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Another Knockout for Broadway's Rocky

03/23/2015 04:50 pm ET | Updated May 23, 2015

Lamb Chop brought Andy Karl and me together. Not the kind that's roasted, grilled, or served with mint. I'm talking about the iconic sock puppet created by the late ventriloquist Shari Lewis back in the 1950's.

Karl is the Broadway veteran who's just racked up rave reviews for his hilarious portrayal of Kristin Chenoweth's boyfriend in the revival of On The Twentieth Century. This, less than a year after being nominated for a Tony award for "best actor in a musical", for his starring role in Rocky.

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A decade ago, Karl was playing a hip-hoppin' homeboy in the off-Broadway production of Altar Boyz, about a fictional evangelical boy band. At one point in the play, the five band members reach into a trunk at the rear of the stage and emerge holding identical Lamb Chop puppets, as they sing a rousing number called Lamb of God. Near the end of the song, they begin clapping their hands, which results in each hapless Lamb Chop being mercilessly smacked in the face.

The number got huge laughs. I saw the show during one of the "Broadway Cares" collection weeks, when actors take charitable donations while the audience exits the theater. As I was dropping my contribution in the basket Karl was holding, I said "I must tell you, Shari Lewis was my cousin, and she absolutely would have loved that moment. She had a great sense of humor about Lamb Chop". (In fact, when we were in restaurants together, she would often order lamb chops, just to enjoy the stunned looks on the faces of the waiter and any diners within earshot).

Karl was astonished, and said he was a big fan of Shari's PBS show in the 1990s. We ended up talking about her on the phone a couple of days later, and I sent him some items I'd been given by Shari's husband after she passed away in 1998, including Lamb Chop stickers and a photo of Shari with her famous little sheep. Karl told me he pasted the picture at the bottom of that trunk, and every night when the Altar Boyz retrieved their puppets, they would see Shari smiling up at them.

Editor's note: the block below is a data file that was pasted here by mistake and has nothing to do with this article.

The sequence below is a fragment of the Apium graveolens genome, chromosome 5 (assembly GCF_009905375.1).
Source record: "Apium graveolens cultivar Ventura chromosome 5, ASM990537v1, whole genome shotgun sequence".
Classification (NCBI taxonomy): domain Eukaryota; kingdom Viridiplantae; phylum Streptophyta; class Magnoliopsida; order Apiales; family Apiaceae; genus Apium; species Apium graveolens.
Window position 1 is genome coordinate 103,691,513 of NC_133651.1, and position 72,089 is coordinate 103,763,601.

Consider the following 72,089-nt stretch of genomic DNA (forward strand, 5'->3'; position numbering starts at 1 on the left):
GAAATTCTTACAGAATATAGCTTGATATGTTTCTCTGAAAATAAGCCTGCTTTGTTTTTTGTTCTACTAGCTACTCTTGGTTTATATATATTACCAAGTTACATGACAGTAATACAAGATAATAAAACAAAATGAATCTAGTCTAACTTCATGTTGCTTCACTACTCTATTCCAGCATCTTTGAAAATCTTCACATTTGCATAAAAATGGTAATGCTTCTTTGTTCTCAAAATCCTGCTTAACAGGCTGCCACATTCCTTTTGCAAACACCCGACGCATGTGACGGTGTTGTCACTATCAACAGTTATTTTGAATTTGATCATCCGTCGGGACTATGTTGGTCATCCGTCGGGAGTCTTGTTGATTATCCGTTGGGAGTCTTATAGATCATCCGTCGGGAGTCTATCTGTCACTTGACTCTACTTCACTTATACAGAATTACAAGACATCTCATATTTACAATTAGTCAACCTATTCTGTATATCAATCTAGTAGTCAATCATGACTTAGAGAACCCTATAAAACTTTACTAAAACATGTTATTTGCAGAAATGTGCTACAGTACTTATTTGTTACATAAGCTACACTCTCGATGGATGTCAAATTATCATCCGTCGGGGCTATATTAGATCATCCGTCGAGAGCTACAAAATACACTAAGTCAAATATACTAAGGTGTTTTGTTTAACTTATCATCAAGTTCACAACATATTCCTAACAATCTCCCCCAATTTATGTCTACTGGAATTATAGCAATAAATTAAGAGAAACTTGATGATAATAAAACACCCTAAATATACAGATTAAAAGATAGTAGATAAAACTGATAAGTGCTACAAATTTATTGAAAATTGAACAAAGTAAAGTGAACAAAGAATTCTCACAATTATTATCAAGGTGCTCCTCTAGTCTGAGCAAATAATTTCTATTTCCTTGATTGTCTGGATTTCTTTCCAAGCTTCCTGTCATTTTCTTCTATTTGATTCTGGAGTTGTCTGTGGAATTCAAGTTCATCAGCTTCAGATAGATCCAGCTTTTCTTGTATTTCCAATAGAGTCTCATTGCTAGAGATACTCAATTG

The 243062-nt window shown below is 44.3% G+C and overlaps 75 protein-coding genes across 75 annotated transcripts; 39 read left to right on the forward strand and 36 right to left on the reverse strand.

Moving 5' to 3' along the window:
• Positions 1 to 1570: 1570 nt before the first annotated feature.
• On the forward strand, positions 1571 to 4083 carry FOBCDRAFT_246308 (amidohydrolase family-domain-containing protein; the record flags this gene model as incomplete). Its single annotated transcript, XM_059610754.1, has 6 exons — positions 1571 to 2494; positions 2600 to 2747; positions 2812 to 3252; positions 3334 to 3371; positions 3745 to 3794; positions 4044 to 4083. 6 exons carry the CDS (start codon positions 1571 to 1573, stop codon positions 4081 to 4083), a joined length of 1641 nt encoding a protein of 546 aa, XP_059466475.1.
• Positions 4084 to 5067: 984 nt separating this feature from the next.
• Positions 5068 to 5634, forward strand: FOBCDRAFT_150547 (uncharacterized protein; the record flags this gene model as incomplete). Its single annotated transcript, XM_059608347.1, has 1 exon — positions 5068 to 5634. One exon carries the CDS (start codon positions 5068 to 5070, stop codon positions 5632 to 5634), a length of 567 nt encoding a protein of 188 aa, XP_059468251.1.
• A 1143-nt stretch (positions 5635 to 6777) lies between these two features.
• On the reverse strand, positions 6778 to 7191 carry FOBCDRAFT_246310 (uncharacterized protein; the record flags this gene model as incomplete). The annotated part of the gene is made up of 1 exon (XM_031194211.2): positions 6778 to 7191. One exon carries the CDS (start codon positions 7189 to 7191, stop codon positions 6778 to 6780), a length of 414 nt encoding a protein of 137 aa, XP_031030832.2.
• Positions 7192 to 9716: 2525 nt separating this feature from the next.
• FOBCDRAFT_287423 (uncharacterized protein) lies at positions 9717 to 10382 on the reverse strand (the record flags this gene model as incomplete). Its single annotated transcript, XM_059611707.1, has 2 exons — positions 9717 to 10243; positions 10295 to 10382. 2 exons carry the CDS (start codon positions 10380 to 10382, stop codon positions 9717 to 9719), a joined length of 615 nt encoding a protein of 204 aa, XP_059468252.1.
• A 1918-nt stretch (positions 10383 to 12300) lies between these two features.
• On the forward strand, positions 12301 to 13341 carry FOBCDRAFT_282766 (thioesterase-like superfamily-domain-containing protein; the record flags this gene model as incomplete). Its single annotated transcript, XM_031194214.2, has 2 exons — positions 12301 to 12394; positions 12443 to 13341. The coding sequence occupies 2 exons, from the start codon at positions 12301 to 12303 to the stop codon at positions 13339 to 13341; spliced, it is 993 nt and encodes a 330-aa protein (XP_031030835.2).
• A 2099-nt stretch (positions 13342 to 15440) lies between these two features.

I brought him another Lamb Chop memento when I visited him backstage at last season's Rocky. Karl affixed it to his dressing room mirror "for good luck", as he said, and I'm quite sure it was a major factor in his Tony nomination.

Now he's playing a character named Bruce Granit, and theater critics are again calling his performance a knockout. "Andy Karl exudes comic charisma with his acting and singing. His muscular biceps are so well featured they should receive separate billing", writes Broadwayworld.com. "Karl applies his athletic prowess to physical comedy... to sidesplitting effect", said USA Today, while the Bergen Record noted "Karl... is an eye-opener, as the transparently self-absorbed Bruce... Who knew he could be hilarious?"

Well, anyone who's been following Karl's career knew. We talked about it all before a recent performance.

SN: As one who's seen you in four or five shows over the last decade, it looks like you're having more fun in On The Twentieth Century than ever before.

AK: That's why I love theater: I can do shows that are completely different from one another. Altar Boyz had heavy dance moves, but also a comic edge to it. And now I'm utilizing all my physical skills: jumping on walls, doing pratfalls and bits and huge takes. My whole show is basically lining up one bit after the next.

SN: And unlike in Rocky, you don't get punched in the face.

AK: Yes, but all these Broadway shows are tough, they really are. I've probably seen the worst of it all, and then the easiest of it all.

SN: Do you relate to the character of Hollywood star Bruce Granit? Because as we know, most actors have big egos!

AK: Absolutely! You just eliminate all the morality of yourself, and depend on ego and smiles. It's really, really fun to just jump in there, especially coming out of something like Rocky. There, every scene I would have to take a second before I went on stage to remember the intention of what I'm trying to get. This is more like, if I just jump a little higher tonight, they might laugh! That's all I'm really going for.

SN: What's it like working with Kristin Chenoweth?